As noted above and in my blogpost last week, scalability, performance, and optimization are perhaps the most important criteria in today’s EDW market. And, of course, they are quite difficult to nail down into a single yardstick that does justice to different vendors’ approaches. Nevertheless, I believe this Wave accomplishes that. I have boiled down “scalability, performance, and optimization” (SPO) into a single criterion that defines five profiles (from 5= most scalable to 1 = least scalable), focusing on the degree of parallelism in the underlying architecture.
For each of the vendors in this Wave, I got a deep dive on their SPO architecture, but I didn’t stop there. I asked each vendor for reference customers, and conducted a structured interview with each. I asked each for a list and description of their largest production customer deployments. And I asked each for published benchmarks, plus all the supporting info on how the test environments, scenarios, and criteria. In other words, I applied the standard Forrester Wave methodology.
Essentially, the customer deployment and benchmark data corroborated whether a vendor in fact earned the particular SPO score associated with their architectural approach. Clearly, there were plenty of gray areas. Also, quite clearly, vendors had plenty of comments on the definitions of the SPO scales, and on where they fell on this spectrum. And, of course, many pointed out that being scored, say, a “2” rather than a “4” or “5” didn’t necessarily mean they were slower, less efficient, or incapable of processing various EDW and BI workloads. It also didn’t mean that they couldn’t, in practice and in customer deployments, push the scalability and speed envelope that one would associate with their architecture. Architecture isn’t destiny, but it definitely sets SPO constraints, which is the whole point of the scoring on this criterion in this Wave.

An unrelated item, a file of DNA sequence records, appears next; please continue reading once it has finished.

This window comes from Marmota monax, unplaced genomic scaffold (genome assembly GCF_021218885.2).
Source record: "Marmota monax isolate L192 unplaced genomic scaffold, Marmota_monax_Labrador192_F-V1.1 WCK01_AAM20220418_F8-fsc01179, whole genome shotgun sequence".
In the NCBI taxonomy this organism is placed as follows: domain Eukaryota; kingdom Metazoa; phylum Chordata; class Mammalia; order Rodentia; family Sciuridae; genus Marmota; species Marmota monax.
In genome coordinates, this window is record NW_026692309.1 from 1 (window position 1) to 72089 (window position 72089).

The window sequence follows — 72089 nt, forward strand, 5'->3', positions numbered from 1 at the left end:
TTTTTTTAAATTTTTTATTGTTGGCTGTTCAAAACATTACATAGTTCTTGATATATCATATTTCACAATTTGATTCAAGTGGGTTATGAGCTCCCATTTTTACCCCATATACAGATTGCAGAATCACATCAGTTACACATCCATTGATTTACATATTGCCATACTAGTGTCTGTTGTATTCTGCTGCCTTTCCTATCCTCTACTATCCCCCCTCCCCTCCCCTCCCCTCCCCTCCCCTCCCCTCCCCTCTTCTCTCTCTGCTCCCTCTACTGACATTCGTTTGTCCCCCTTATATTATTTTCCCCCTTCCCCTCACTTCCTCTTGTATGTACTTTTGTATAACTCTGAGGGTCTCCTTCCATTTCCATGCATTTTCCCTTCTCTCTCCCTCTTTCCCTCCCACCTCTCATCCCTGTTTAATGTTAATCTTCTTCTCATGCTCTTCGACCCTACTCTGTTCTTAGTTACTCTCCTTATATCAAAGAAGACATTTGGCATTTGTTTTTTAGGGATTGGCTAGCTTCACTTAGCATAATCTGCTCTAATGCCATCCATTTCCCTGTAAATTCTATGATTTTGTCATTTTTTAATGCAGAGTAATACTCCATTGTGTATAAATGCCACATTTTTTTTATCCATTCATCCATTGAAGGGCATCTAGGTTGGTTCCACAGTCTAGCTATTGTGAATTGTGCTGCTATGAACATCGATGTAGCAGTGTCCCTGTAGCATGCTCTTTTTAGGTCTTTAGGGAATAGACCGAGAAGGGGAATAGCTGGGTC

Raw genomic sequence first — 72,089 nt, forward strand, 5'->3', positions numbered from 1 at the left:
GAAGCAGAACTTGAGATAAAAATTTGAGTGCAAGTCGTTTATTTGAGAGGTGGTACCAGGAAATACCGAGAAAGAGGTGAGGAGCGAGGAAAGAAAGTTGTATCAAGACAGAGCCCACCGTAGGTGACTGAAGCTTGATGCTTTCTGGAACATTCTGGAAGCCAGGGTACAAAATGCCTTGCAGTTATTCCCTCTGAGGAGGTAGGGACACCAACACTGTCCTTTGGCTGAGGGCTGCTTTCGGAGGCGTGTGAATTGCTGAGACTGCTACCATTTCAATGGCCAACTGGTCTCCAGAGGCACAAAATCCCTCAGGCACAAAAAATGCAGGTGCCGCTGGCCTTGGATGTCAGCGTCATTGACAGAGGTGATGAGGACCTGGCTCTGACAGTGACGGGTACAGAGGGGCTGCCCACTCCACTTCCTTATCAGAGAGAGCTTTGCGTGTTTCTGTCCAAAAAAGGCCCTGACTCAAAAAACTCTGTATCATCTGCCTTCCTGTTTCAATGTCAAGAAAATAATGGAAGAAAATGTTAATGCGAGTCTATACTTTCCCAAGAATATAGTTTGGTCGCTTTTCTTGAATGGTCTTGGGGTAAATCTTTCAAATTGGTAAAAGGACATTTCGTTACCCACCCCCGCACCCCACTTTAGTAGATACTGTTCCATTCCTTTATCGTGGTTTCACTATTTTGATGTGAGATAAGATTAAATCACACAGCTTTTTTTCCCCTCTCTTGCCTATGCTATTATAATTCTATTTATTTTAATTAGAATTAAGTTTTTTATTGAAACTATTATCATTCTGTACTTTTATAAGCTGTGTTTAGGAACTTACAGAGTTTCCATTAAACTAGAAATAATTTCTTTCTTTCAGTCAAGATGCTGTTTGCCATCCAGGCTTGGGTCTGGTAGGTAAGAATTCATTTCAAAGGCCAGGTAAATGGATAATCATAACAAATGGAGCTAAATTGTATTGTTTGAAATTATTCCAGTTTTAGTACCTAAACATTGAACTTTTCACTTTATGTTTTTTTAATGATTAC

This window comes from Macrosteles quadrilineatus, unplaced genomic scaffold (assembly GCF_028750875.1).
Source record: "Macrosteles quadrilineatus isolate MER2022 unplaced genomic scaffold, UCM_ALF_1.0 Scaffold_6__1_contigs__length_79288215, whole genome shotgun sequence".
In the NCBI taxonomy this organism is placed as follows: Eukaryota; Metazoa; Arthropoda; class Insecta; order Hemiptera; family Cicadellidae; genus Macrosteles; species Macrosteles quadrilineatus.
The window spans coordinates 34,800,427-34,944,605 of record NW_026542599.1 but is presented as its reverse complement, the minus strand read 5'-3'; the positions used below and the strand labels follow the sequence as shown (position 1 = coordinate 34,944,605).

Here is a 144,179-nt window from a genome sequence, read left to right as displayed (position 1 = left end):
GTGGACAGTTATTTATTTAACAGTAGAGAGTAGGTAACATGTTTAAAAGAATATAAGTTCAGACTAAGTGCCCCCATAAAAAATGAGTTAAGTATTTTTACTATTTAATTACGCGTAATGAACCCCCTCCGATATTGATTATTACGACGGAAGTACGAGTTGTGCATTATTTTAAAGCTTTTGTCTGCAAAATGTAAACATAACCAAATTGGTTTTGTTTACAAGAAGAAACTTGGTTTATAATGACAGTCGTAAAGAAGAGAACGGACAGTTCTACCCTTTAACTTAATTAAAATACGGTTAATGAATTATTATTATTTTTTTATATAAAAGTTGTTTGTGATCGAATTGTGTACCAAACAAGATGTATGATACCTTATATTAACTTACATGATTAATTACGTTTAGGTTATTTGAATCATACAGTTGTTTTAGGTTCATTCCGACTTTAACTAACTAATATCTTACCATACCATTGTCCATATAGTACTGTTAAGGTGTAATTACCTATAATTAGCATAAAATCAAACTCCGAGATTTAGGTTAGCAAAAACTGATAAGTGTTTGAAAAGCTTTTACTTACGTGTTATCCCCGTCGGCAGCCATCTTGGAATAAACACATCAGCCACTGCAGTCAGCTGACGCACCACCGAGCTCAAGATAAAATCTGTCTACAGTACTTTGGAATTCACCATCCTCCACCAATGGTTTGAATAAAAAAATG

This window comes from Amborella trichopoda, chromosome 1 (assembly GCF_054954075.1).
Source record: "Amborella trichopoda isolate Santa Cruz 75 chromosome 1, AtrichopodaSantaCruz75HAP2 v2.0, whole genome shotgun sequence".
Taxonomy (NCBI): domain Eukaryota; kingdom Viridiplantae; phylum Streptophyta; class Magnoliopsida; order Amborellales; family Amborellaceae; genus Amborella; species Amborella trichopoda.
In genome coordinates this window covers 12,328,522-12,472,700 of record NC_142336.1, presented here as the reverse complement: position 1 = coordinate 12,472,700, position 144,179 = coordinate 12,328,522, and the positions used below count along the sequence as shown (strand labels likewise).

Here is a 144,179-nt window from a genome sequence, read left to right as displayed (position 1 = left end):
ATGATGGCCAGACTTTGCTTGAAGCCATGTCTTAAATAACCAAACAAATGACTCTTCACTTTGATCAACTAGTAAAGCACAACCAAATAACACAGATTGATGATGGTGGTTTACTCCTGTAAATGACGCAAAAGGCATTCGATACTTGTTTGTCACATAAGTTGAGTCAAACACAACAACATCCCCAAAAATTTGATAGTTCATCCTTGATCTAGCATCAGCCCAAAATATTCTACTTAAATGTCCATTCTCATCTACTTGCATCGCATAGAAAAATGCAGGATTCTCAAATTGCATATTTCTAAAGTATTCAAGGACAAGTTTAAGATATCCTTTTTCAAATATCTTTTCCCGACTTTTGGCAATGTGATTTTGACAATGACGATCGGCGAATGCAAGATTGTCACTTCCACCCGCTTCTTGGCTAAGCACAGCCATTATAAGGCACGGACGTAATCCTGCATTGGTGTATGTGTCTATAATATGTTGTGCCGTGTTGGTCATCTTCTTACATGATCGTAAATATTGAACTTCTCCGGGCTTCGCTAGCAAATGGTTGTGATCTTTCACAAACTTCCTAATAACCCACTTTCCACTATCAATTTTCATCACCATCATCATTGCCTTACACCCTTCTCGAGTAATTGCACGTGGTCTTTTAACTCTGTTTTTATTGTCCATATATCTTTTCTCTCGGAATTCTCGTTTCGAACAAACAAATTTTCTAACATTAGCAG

All the vendor feedback was excellent and helped me tweak and tune the scale to fit the EDW market’s current and emerging state of the art. With that said, here are the final SPO scales in this Wave:
5 = scale out through shared-nothing massively parallel processing (MPP), up to 100-1000+ storage/compute nodes in single-tier grid of compute/storage nodes, and well beyond 1000s of terabytes (TBs) of online, usable production data across distributed deployment
4 = scale out in the storage tier to 100-1000+ nodes and/or up to around 1000 TBs of online, usable production data, but lacking support for single-tier-grid shared-nothing MPP and/or lacking the ability to scale out to 100-1000+ nodes in the compute tier
3 = scale-out through shared-nothing MPP and/or clustering, up to 2-100 storage and/or compute nodes and up to 100s of TBs of online, usable production data across distributed deployment
2 = scale-up through symmetric multiprocessing (SMP), and up to 10s of TBs of online, usable production data, and scale-out in a clustered deployment of 2-99 compute nodes
1 = scale-up through SMP and up to 10s of TBs of online, usable production data on a single-node deployment
To see how the vendors ranked, you’ll need to read the Wave. Or engage me in an inquiry or advisory. Or, preferably, both.